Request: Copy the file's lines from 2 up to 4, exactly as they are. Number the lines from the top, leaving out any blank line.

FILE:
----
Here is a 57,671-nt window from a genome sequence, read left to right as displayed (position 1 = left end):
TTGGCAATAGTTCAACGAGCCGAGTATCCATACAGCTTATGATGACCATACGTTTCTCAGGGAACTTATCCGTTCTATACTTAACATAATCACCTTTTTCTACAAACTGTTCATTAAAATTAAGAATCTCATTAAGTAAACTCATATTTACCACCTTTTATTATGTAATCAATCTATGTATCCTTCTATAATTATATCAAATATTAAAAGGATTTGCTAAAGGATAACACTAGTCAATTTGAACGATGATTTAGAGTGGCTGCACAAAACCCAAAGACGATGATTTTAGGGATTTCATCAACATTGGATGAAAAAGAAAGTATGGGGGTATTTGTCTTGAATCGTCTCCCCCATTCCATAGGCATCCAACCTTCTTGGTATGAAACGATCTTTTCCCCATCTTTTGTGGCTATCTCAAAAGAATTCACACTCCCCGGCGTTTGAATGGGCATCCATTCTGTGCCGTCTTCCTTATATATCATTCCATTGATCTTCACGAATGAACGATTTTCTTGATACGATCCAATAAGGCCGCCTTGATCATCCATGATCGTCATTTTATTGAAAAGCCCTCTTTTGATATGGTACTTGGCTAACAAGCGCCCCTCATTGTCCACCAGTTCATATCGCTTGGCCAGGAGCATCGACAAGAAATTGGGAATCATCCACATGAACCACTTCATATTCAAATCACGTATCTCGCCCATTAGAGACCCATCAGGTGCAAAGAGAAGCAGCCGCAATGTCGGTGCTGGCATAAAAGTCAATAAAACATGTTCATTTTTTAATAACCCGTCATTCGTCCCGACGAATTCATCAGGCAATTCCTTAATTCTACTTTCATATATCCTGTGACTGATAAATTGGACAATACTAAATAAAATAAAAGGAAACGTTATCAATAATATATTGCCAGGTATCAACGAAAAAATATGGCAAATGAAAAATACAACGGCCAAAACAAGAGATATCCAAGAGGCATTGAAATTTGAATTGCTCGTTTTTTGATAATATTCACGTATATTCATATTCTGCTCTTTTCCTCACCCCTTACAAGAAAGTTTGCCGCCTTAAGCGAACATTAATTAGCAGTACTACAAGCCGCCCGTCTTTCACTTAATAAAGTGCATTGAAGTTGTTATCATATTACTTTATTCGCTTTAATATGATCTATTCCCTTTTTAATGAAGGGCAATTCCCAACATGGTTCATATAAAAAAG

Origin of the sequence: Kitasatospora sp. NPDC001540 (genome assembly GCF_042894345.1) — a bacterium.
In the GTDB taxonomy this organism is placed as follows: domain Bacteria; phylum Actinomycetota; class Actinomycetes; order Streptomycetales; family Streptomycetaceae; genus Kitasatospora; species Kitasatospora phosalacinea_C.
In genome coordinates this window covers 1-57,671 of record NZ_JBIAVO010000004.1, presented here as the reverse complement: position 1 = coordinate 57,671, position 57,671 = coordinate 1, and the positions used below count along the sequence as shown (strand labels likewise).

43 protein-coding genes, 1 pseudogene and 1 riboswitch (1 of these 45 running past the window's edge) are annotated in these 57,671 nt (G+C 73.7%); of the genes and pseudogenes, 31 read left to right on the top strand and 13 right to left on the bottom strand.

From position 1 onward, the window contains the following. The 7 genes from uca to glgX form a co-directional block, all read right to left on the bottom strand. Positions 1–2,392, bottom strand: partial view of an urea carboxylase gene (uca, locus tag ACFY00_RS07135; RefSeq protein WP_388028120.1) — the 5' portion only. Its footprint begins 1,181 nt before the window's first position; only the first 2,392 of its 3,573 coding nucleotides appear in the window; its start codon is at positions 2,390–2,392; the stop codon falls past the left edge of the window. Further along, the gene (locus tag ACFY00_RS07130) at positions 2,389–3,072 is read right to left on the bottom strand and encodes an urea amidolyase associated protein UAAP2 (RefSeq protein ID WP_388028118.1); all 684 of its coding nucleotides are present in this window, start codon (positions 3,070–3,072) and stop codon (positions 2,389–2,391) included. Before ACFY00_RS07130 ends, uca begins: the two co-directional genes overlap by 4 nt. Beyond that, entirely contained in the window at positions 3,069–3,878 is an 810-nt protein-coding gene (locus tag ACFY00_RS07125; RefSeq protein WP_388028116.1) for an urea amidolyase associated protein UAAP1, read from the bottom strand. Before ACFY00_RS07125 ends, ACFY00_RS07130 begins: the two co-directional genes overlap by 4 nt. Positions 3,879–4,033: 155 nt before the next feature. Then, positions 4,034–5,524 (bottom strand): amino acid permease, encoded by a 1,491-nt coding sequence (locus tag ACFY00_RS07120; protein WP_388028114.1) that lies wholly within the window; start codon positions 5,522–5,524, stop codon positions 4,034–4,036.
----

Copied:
TTGGCAATAGTTCAACGAGCCGAGTATCCATACAGCTTATGATGACCATACGTTTCTCAGGGAACTTATCCGTTCTATACTTAACATAATCACCTTTTTCTACAAACTGTTCATTAAAATTAAGAATCTCATTAAGTAAACTCATATTTACCACCTTTTATTATGTAATCAATCTATGTATCCTTCTATAATTATATCAAATATTAAAAGGATTTGCTAAAGGATAACACTAGTCAATTTGAACGATGATTTAGAGTGGCTGCACAAAACCCAAAGACGATGATTTTAGGGATTTCATCAACATTGGATGAAAAAGAAAGTATGGGGGTATTTGTCTTGAATCGTCTCCCCCATTCCATAGGCATCCAACCTTCTTGGTATGAAACGATCTTTTCCCCATCTTTTGTGGCTATCTCAAAAGAATTCACACTCCCCGGCGTTTGAATGGGCATCCATTCTGTGCCGTCTTCCTTATATATCATTCCATTGATCTTCACGAATGAACGATTTTCTTGATACGATCCAATAAGGCCGCCTTGATCATCCATGATCGTCATTTTATTGAAAAGCCCTCTTTTGATATGGTACTTGGCTAACAAGCGCCCCTCATTGTCCACCAGTTCATATCGCTTGGCCAGGAGCATCGACAAGAAATTGGGAATCATCCACATGAACCACTTCATATTCAAATCACGTATCTCGCCCATTAGAGACCCATCAGGTGCAAAGAGAAGCAGCCGCAATGTCGGTGCTGGCATAAAAGTCAATAAAACATGTTCATTTTTTAATAACCCGTCATTCGTCCCGACGAATTCATCAGGCAATTCCTTAATTCTACTTTCATATATCCTGTGACTGATAAATTGGACAATACTAAATAAAATAAAAGGAAACGTTATCAATAATATATTGCCAGGTATCAACGAAAAAATATGGCAAATGAAAAATACAACGGCCAAAACAAGAGATATCCAAGAGGCATTGAAATTTGAATTGCTCGTTTTTTGATAATATTCACGTATATTCATATTCTGCTCTTTTCCTCACCCCTTACAAGAAAGTTTGCCGCCTTAAGCGAACATTAATTAGCAGTACTACAAGCCGCCCGTCTTTCACTTAATAAAGTGCATTGAAGTTGTTATCATATTACTTTATTCGCTTTAATATGATCTATTCCCTTTTTAATGAAGGGCAATTCCCAACATGGTTCATATAAAAAAG

Origin of the sequence: Kitasatospora sp. NPDC001540 (genome assembly GCF_042894345.1) — a bacterium.
In the GTDB taxonomy this organism is placed as follows: domain Bacteria; phylum Actinomycetota; class Actinomycetes; order Streptomycetales; family Streptomycetaceae; genus Kitasatospora; species Kitasatospora phosalacinea_C.